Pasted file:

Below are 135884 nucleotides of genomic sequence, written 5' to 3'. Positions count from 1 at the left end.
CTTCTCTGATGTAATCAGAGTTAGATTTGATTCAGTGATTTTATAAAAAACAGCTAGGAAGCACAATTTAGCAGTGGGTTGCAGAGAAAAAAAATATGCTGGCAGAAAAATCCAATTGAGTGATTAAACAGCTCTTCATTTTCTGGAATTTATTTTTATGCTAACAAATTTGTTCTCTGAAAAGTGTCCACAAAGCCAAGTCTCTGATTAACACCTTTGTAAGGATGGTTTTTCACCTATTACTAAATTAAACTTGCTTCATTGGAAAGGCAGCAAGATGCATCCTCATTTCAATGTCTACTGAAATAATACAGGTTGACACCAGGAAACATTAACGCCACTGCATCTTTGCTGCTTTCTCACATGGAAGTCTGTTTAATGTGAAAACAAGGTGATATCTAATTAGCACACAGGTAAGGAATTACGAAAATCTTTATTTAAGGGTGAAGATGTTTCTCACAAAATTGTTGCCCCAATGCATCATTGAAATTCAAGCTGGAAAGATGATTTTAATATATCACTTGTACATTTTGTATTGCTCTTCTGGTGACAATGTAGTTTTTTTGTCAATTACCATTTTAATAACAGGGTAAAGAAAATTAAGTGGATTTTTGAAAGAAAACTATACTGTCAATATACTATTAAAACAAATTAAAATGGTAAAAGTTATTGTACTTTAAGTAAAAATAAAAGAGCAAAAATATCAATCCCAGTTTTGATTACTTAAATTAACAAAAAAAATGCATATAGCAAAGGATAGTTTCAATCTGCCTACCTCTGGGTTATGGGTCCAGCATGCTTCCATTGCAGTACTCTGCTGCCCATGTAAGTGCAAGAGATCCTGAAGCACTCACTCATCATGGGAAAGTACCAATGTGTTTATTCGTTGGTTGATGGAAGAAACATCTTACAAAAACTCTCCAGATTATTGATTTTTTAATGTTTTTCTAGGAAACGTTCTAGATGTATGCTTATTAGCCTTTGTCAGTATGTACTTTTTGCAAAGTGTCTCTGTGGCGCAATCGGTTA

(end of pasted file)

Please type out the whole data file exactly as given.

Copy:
Below are 135884 nucleotides of genomic sequence, written 5' to 3'. Positions count from 1 at the left end.
CTTCTCTGATGTAATCAGAGTTAGATTTGATTCAGTGATTTTATAAAAAACAGCTAGGAAGCACAATTTAGCAGTGGGTTGCAGAGAAAAAAAATATGCTGGCAGAAAAATCCAATTGAGTGATTAAACAGCTCTTCATTTTCTGGAATTTATTTTTATGCTAACAAATTTGTTCTCTGAAAAGTGTCCACAAAGCCAAGTCTCTGATTAACACCTTTGTAAGGATGGTTTTTCACCTATTACTAAATTAAACTTGCTTCATTGGAAAGGCAGCAAGATGCATCCTCATTTCAATGTCTACTGAAATAATACAGGTTGACACCAGGAAACATTAACGCCACTGCATCTTTGCTGCTTTCTCACATGGAAGTCTGTTTAATGTGAAAACAAGGTGATATCTAATTAGCACACAGGTAAGGAATTACGAAAATCTTTATTTAAGGGTGAAGATGTTTCTCACAAAATTGTTGCCCCAATGCATCATTGAAATTCAAGCTGGAAAGATGATTTTAATATATCACTTGTACATTTTGTATTGCTCTTCTGGTGACAATGTAGTTTTTTTGTCAATTACCATTTTAATAACAGGGTAAAGAAAATTAAGTGGATTTTTGAAAGAAAACTATACTGTCAATATACTATTAAAACAAATTAAAATGGTAAAAGTTATTGTACTTTAAGTAAAAATAAAAGAGCAAAAATATCAATCCCAGTTTTGATTACTTAAATTAACAAAAAAAATGCATATAGCAAAGGATAGTTTCAATCTGCCTACCTCTGGGTTATGGGTCCAGCATGCTTCCATTGCAGTACTCTGCTGCCCATGTAAGTGCAAGAGATCCTGAAGCACTCACTCATCATGGGAAAGTACCAATGTGTTTATTCGTTGGTTGATGGAAGAAACATCTTACAAAAACTCTCCAGATTATTGATTTTTTAATGTTTTTCTAGGAAACGTTCTAGATGTATGCTTATTAGCCTTTGTCAGTATGTACTTTTTGCAAAGTGTCTCTGTGGCGCAATCGGTTA